The energy regulator has backed billions of dollars worth of infrastructure upgrades.

The Australian Energy Market Operator (AEMO), which oversees the electricity and gas markets, says that a new interconnector from SA to either NSW or Victoria, and a second Bass Strait interconnector to Tasmania, would stabilise the national energy grid.

A new AEMO report also calls for a strengthening of the existing link between NSW and Queensland as well, with each project forecast to cost between $500 million and $1 billion each.

Energy Minister Josh Frydenberg says more interconnectors would be a good idea, but they would be a state responsibility.

 But the federal government has been involved in funding interconnectors before, leading some to suggest it could contribute again.

Government-commissioned studies have previously called for a second interconnector to Tasmania (partly funded on the federal level) and for the Clean Energy Finance Corporation to become more “actively involved in the process from the start, bringing its expertise, analytical and financial capacity to the decision making process”.

AEMO chairman Tony Marxsen says more interconnectors would make the system more resilient, and make room for more renewable supplies in the National Electricity Market.

“In short, we're projecting that a more decentralised grid must be a more interconnected grid,” Dr Marxsen said.

“We are going to need more interconnectors to get the full benefits of a decentralised grid.”

Some proponents have argued that interconnectors could constitute a sort of market-based renewable energy investment stimulus, allowing operators to build renewable energy assets wherever it is most efficient, and know that the power they generate will be transmitted anywhere in the country.

But critics say the major interstate works are too expensive, take too long to build, and are not necessary if better battery storage is available.

Dr Marxsen says AEMO modelling still found there would net benefits by the time the interconnectors were finished.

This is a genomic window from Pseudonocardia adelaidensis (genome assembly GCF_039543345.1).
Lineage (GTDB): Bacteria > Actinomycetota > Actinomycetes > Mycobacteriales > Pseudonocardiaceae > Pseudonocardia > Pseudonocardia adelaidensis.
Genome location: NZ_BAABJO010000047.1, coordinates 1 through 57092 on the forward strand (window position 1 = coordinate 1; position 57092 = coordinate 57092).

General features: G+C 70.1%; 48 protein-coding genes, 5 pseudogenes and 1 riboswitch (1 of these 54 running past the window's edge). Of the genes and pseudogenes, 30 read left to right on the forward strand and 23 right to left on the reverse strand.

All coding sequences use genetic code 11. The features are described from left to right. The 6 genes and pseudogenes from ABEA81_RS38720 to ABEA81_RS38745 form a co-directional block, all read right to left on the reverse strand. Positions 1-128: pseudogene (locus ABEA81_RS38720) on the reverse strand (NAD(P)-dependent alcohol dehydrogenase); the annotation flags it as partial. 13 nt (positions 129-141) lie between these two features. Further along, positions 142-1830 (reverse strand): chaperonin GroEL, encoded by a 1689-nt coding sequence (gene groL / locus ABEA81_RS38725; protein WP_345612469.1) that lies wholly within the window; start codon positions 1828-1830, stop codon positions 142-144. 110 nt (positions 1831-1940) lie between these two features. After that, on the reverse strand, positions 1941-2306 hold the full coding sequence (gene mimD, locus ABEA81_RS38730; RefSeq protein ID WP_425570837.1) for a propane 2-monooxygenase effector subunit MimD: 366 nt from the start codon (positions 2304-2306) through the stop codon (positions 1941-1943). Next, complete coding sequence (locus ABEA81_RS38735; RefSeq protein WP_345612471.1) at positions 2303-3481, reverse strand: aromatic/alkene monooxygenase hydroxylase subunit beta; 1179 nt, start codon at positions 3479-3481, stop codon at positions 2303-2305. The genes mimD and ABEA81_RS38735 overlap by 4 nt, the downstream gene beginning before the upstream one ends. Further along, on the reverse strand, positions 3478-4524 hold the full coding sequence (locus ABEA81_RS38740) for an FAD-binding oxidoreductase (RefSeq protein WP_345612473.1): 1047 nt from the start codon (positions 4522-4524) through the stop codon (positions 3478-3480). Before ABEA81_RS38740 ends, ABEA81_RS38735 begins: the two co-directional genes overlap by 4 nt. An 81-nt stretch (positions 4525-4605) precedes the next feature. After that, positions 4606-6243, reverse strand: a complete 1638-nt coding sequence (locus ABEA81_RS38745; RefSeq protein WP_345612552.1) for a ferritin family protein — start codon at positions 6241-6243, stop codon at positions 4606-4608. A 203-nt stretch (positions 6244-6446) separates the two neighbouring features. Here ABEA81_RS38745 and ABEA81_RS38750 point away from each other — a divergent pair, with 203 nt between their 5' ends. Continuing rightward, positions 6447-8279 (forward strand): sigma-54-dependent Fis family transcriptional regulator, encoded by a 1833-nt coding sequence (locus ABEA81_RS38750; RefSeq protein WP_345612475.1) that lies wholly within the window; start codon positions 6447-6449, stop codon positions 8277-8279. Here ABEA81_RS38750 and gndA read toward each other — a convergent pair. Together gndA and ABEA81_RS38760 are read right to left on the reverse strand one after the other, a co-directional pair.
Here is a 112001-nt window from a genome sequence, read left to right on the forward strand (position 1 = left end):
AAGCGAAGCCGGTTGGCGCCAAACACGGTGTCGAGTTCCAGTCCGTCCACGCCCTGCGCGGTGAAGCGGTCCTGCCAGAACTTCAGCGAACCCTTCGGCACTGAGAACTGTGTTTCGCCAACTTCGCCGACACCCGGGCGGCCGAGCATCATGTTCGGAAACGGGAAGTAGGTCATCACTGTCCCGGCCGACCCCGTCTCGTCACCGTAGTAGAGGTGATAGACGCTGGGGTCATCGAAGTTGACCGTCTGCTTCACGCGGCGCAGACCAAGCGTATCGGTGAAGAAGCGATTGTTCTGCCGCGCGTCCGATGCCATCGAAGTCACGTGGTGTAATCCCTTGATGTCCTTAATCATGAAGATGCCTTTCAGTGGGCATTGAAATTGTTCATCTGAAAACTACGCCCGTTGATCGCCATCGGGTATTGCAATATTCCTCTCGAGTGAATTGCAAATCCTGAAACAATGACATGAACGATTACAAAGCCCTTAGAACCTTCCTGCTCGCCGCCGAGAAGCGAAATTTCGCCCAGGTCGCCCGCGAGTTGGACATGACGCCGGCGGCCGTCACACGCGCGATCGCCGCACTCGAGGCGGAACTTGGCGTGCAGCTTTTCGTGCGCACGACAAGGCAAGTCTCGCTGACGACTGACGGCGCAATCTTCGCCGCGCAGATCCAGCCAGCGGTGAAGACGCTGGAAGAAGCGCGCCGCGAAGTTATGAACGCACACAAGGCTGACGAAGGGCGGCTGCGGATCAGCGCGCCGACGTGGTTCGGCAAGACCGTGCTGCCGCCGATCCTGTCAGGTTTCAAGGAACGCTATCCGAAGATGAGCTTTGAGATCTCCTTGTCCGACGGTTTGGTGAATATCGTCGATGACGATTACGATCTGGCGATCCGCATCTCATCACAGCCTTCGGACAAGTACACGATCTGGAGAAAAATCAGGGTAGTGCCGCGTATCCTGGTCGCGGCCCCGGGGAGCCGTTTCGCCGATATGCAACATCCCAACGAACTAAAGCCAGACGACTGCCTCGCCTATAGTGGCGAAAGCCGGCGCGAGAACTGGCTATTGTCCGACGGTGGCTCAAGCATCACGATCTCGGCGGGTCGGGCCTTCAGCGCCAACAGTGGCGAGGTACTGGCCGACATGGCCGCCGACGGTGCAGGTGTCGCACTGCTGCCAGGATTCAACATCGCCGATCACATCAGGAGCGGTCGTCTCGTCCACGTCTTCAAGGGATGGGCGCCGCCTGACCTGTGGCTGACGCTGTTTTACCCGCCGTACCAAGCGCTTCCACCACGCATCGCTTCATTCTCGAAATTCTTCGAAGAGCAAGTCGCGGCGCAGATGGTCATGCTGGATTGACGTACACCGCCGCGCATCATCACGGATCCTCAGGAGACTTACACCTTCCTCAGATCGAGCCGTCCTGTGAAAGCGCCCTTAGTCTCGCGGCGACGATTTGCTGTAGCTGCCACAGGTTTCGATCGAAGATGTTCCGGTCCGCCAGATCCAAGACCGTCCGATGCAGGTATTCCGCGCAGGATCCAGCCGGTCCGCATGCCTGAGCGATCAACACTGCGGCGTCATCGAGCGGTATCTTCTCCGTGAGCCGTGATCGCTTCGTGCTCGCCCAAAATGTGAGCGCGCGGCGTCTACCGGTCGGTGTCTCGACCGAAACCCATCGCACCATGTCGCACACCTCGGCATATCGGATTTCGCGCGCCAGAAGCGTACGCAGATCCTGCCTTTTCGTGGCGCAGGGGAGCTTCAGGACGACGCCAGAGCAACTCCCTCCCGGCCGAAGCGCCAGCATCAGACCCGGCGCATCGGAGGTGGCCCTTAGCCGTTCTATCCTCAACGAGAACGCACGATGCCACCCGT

“Taking the long-term view of two decades, we're finding a combination of the augmentation of the grid would deliver benefits to Australia,” he said.

But he admits that the costs of the regulated assets would be borne by consumers in the form of higher electricity bills.

To minimise the costs to consumers, the regulator wants full contestability in any interconnector plans, which is currently only available in Victoria.

“We strongly believe in a fully contestable regime. We believe there is no substitute for direct, competitive procurement. If it's built by a regulated monopoly then the cost of it goes onto its asset base and they are allowed to take a regulated rate of return on that [by passing it onto their customers],” Dr Marxsen said.

At the moment, coal and gas generators provide a steady reliable supply of electricity – keeping the grid at the required frequency of 50 hertz – something that is a challenge for wind and solar plants that do not produce any power when there is no wind or the sun is not shining.

AEMO predicted coal generation would fall from 74 per cent of NEM generation in 2016-17 to 24 per cent in 2035-36, increasing the need for frequency and voltage support from other sources to maintain a reliable supply.

AEMO’s 2016 National Transmission Network Development Plan (NTNDP) is available here.